SUNNYVALE, Calif., Oct. 20, 2014 /PRNewswire/ -- Spansion Inc. (NYSE: CODE), a global leader in embedded systems, today added 96 new products to the Spansion® FM4 Family of flexible microcontrollers (MCUs). Based on the ARM® Cortex®-M4F core, the new MCUs boast a 200 MHz operating frequency and support a diverse set of on-chip peripherals for enhanced human machine interfaces (HMIs) and machine-to-machine (M2M) communications. The rich set of periphera...

SYS-CON Events announced today that Aria Systems, the recurring revenue expert, has been named "Bronze Sponsor" of SYS-CON's 15th International Cloud Expo®, which will take place on November 4-6, 2014, at the Santa Clara Convention Center in Santa Clara, CA. Aria Systems helps leading businesses connect their customers with the products and services they love. Industry leaders like Pitney Bowes, Experian, AAA NCNU, VMware, HootSuite and many others choose Aria to power their recurring revenue business and deliver exceptional experiences to their customers.
The Internet of Things (IoT) is going to require a new way of thinking and of developing software for speed, security and innovation. This requires IT leaders to balance business as usual while anticipating for the next market and technology trends. Cloud provides the right IT asset portfolio to help today’s IT leaders manage the old and prepare for the new. Today the cloud conversation is evolving from private and public to hybrid. This session will provide use cases and insights to reinforce the value of the network in helping organizations to maximize their company’s cloud experience.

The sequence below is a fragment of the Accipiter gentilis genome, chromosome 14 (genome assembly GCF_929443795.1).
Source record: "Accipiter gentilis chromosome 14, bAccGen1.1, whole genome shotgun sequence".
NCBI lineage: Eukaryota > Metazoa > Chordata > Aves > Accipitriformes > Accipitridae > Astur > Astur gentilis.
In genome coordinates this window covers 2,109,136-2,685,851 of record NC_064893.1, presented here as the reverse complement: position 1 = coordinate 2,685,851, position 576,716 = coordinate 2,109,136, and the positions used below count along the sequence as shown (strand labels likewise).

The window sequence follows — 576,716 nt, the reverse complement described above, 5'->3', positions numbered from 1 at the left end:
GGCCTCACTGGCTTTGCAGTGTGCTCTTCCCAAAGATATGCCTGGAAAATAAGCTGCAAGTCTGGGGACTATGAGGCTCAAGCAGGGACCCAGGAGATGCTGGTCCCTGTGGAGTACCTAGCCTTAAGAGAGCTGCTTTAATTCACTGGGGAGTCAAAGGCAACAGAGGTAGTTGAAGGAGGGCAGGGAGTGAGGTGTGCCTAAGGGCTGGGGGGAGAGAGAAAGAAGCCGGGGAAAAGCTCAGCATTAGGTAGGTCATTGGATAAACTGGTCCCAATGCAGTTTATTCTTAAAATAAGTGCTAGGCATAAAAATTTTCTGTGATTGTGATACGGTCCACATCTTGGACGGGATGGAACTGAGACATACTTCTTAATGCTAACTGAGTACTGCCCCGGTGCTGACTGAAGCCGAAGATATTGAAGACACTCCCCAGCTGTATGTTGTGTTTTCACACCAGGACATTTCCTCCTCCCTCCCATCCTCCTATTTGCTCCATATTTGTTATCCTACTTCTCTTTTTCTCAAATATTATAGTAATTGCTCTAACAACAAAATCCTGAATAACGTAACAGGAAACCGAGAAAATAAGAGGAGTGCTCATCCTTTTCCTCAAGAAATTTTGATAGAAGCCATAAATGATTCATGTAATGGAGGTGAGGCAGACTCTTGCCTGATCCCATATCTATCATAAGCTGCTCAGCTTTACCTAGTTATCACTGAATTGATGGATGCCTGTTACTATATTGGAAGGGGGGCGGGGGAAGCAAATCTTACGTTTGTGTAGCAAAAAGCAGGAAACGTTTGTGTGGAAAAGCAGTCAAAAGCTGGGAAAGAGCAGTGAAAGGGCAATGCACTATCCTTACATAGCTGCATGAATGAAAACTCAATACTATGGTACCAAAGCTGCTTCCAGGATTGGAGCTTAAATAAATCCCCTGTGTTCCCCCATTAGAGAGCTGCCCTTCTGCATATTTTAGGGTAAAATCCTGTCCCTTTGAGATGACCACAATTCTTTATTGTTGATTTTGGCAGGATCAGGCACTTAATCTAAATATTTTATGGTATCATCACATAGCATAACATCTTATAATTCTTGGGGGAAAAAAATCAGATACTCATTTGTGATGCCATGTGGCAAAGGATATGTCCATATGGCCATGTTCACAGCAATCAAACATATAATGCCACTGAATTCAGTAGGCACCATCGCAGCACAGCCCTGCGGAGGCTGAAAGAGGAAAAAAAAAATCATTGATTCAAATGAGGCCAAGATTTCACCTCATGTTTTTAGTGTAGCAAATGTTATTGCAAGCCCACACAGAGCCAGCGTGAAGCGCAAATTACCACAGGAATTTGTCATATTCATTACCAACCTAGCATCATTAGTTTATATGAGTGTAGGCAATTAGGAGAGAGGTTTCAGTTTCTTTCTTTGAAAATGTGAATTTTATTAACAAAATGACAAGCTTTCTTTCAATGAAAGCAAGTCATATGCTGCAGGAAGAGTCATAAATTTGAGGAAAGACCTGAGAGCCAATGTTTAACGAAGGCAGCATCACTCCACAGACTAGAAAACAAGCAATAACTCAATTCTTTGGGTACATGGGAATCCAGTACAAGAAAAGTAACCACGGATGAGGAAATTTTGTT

The Internet of Things (IoT) is making everything it touches smarter – smart devices, smart cars and smart cities. And lucky us, we’re just beginning to reap the benefits as we work toward a networked society. However, this technology-driven innovation is impacting more than just individuals. The IoT has an environmental impact as well, which brings us to the theme of this month’s #IoTuesday Twitter chat. The ability to remove inefficiencies through connected objects is driving change throughout every sector, including waste management. BigBelly Solar, located just outside of Boston, is trans...
SYS-CON Events announced today that Matrix.org has been named “Silver Sponsor” of Internet of @ThingsExpo, which will take place on November 4–6, 2014, at the Santa Clara Convention Center in Santa Clara, CA. Matrix is an ambitious new open standard for open, distributed, real-time communication over IP. It defines a new approach for interoperable Instant Messaging and VoIP based on pragmatic HTTP APIs and WebRTC, and provides open source reference implementations to showcase and bootstrap the new standard. Our focus is on simplicity, security, and supporting the fullest feature set.
Predicted by Gartner to add $1.9 trillion to the global economy by 2020, the Internet of Everything (IoE) is based on the idea that devices, systems and services will connect in simple, transparent ways, enabling seamless interactions among devices across brands and sectors. As this vision unfolds, it is clear that no single company can accomplish the level of interoperability required to support the horizontal aspects of the IoE. The AllSeen Alliance, announced in December 2013, was formed with the goal to advance IoE adoption and innovation in the connected home, healthcare, education, aut...